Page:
— In Orchard Glen • Marian Keith

... annual struggle to hold Washington Convention; speech in Chicago on Social Purity; comment of St. Louis Democrat and other papers; hard lecture tour in Iowa; shooting of brother Daniel R.; Revolution debt paid; commendation of press; Centennial Resolutions at Washington Convention; establishing Centennial headquarters at Philadelphia; Republicans again ...
— The Life and Work of Susan B. Anthony (Volume 1 of 2) • Ida Husted Harper

... ——, the recent appointee to the clerkship just mentioned, was a Whig. After listening patiently to this statement, I answered that it was they who were deceived, not I. I had appointed a clerk. He had been appointed neither as a Whig nor as a Democrat, but merely as the fittest candidate for the place in the estimation of the chief of the bureau to which it belonged. I further gave them to understand that the same principle of selection would be followed in similar cases, so far as my authority ...
— The Rise and Fall of the Confederate Government • Jefferson Davis

... he is filling your house with dignity and smoke. For the Moderator loved his pipe, and so did I, and together we revelled in those clouds before which all other clouds retreat. What a great leveller is that democrat, tobacco. For while we smoked we were both moderators, and even an Assembly clerk could not have told which was which. Twice, too, the Moderator filled from my pouch, with no air of patronage, and I shall never forget it of him. When he went to ...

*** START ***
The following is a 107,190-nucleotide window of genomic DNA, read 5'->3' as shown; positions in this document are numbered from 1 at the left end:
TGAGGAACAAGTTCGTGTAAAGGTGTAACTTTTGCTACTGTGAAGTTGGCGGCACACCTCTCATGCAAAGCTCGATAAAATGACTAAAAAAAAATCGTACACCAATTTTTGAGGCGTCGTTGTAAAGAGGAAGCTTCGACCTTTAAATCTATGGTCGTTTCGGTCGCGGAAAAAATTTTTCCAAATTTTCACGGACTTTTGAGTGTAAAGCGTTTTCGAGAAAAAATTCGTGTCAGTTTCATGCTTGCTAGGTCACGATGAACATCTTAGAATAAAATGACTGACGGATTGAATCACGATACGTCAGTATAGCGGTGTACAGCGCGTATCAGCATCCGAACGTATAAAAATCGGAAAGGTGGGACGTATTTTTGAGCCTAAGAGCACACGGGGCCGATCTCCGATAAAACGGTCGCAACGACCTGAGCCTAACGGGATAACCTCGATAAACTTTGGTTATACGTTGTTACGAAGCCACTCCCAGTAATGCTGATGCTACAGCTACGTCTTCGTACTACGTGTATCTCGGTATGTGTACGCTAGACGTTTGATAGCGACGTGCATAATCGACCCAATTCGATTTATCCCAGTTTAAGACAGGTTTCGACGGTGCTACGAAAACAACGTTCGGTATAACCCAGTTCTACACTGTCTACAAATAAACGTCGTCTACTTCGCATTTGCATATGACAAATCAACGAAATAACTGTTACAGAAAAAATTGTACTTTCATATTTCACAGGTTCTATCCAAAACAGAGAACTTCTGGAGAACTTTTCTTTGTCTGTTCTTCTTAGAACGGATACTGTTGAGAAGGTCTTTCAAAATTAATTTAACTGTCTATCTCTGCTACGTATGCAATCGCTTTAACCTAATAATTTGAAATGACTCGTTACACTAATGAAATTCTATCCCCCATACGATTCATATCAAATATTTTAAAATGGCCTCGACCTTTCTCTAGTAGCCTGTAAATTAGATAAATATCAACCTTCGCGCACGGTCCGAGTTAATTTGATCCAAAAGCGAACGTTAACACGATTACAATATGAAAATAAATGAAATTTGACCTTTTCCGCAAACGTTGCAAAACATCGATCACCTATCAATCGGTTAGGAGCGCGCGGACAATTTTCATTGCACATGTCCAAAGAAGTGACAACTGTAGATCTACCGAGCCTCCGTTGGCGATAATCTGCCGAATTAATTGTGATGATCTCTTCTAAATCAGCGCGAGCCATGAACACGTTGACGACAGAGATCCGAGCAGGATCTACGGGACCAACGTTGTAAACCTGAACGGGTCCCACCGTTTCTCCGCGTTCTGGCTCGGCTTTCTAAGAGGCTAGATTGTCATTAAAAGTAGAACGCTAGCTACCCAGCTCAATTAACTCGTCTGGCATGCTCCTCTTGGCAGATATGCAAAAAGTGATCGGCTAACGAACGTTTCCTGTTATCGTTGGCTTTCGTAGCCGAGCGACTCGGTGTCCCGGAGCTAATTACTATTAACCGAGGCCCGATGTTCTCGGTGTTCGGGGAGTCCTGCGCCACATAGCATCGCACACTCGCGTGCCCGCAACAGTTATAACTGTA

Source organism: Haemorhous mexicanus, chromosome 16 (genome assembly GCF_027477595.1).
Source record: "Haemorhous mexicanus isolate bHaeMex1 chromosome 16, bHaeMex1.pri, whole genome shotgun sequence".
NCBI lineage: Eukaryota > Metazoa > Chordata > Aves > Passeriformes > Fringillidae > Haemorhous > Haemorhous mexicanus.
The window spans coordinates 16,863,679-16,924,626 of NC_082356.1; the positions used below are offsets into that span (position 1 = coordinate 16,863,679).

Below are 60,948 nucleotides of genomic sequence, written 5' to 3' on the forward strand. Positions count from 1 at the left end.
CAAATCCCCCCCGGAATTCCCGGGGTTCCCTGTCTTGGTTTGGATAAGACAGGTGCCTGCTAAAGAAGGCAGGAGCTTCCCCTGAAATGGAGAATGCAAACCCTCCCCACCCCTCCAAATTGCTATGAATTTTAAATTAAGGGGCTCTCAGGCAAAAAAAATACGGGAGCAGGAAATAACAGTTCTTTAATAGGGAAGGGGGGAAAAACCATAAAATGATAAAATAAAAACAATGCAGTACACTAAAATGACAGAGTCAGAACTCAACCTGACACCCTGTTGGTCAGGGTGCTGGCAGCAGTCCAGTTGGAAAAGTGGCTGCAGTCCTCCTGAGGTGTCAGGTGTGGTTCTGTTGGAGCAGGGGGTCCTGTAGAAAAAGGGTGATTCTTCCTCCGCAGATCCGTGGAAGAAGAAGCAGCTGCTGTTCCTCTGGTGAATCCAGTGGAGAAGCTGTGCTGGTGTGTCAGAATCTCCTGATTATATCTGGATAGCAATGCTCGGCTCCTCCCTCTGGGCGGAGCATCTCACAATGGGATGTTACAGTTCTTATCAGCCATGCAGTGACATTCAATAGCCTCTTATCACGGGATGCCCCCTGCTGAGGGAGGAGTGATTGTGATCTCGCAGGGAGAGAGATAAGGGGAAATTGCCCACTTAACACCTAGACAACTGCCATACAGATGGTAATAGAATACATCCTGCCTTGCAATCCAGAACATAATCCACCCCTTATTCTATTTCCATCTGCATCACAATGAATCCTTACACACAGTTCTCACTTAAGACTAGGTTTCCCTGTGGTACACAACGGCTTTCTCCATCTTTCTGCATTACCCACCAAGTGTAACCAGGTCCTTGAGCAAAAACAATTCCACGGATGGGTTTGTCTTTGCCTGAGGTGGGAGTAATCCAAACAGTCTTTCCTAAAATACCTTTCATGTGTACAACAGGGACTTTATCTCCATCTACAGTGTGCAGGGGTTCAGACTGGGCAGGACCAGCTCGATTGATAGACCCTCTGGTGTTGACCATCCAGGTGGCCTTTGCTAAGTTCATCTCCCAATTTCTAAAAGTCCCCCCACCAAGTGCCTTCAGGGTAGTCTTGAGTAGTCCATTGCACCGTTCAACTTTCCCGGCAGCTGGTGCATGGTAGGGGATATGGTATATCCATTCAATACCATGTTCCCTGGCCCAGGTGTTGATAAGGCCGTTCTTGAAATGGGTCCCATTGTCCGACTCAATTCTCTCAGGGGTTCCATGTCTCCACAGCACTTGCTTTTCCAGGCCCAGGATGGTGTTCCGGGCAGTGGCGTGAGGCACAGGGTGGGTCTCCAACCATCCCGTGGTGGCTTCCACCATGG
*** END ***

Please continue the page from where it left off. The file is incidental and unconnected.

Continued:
— St. Cuthbert's • Robert E. Knowles

... have already remarked, there is one very simple answer to all this; these are not the modern women, but about one in two thousand of the modern women. This fact is important to a democrat; but it is of very little importance to the typically modern mind. Both the characteristic modern parties believed in a government by the few; the only difference is whether it is the Conservative few or Progressive few. It might be put, somewhat coarsely perhaps, ...
— What's Wrong With The World • G.K. Chesterton

... we now speak, the old habit of expressing solicitude for the fate of the Union had passed away. Whig like Democrat—so different from old Federalist-swore by "the people." Every American believed in America. Travelling abroad, the man from this country was wont to assume, and if opposed to contend, ill-manneredly sometimes, that its institutions were far the best in ...
— History of the United States, Volume 3 (of 6) • E. Benjamin Andrews

... hold out some special inducements to his constituents of the Democratic faith. So, for that reason, (with others,) as was well understood at the time, Gen. Jacob Fry of Greene County, a Kentuckian by birth and a life-long Democrat, was selected as the one to recruit and organize, and to be the colonel of the regiment to be raised from the counties above named and their vicinity. Aside from the political consideration, this selection ...
— The Story of a Common Soldier of Army Life in the Civil War, 1861-1865 • Leander Stillwell

... Hermocrates, the great Syracusan patriot, repeatedly warned his countrymen of the coming storm, advising them to sink all feuds in resistance to the common enemy. He was opposed by Athenagoras, a democrat who, true to his principles, suspected the story as part of a militarist plot to overthrow the constitution. His speech is the most violent in Thucydides, but contains a passage ...
— Authors of Greece • T. W. Lumb



Words linked to "Democrat" :   proponent, politician, advocator, Democratic Party, Liberal Democrat Party, politico, exponent, pol, advocate, political leader